The tree at the Grove House estate had seen everything—war times, peace times, the ebb and flow of people, machines, reliable change. Then again, you don’t stand around for more than 200 years without bearing witness to a bit of action. The estate is one of many tucked into the folds of New York’s Hudson Valley. It belonged to Philip J. Schuyler, the son of General Philip Schuyler. General Schuyler was a New York senator in the 1760s. He was a vocal critic of the colonial government and its tyrannies. Consequently, when the time came for the Continental Congress to choose up its military leaders, Philip happily said, “Yes please,” accepting his appointment as General where he did regular war-type things like rally troops and plan the Invasion of Canada (true story).
General Schuyler owned a few estates around New York state, as one does, in places like Saratoga and Albany. The Grove House was built in 1795 in the small town of Rhinebeck NY. The property went to his son, Philip J., who lived there with his wife, Sarah. The couple enjoyed pleasant times at Grove House; Philip J. ran farms and other estates owned by his wife’s family in the area and sometimes they entertained people like Philip’s brother-in-law, some schmoe named Alexander Hamilton along with another local slouch named Aaron Burr. No big deal.
The legend states (and let’s face it, myths beat truth every time) that Philip J. was out walking his expansive property one day and noticed a walnut on the ground. He dutifully nestled the nut back in the soil and went on his way. Cut to two centuries later, pan in on an enormous, startling black walnut tree topping out at over 126 feet tall carrying a circumference of around 22 feet. In 2012 the Schuyler tree, as it came to be known, earned a spot on New York State’s Big Tree Register (true thing), run by the Department of Environmental Conservation, where it was declared the state’s “champion” black walnut tree.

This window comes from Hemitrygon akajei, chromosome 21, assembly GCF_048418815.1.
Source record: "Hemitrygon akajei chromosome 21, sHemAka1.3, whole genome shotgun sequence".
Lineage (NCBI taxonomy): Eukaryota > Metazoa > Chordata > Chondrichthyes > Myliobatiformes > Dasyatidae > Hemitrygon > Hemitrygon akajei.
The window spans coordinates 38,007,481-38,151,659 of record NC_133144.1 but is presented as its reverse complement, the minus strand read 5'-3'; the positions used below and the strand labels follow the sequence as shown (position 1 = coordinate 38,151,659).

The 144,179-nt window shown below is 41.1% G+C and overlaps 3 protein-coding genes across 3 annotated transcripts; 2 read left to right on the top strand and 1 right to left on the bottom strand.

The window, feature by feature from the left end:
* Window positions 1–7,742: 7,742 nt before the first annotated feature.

It was literally a dark and stormy night in 2014 when a run of powerful storms ripped through the area, splitting and toppling the majestic creature.
My friend Todd tells me the story of the Schuyler tree and I can’t help but gasp when he talks about its downfall. The devastation is palpable. He swallows hard. My hand unconsciously falls across my heart as if I were receiving the bad cancer news of a friend. Trees are as precious as our children; they breathe for us; they are engines that power life and maybe the most profound reminders of what it means to live in harmony. The trees are the patient watchers and their wisdom is precious.
“But then they called me,” says Todd with a rueful smile. Todd is another gentle giant of sorts, a tall, hearty man with a line-backer’s build and impish blue eyes, he is an artisan woodworker who runs his own company called Living Edge Designs. Todd works exclusively in reclaimed and found wood—trees felled on purpose with no means to remove them or those like the Schuyler tree that met their sudden, violent ends through natural forces. He transforms the wood into exquisite serving boards and art pieces, giving the trees a chance to live on; in this way, Todd dabbles a little bit in the God business (whichever one you’re into) reincarnating nature.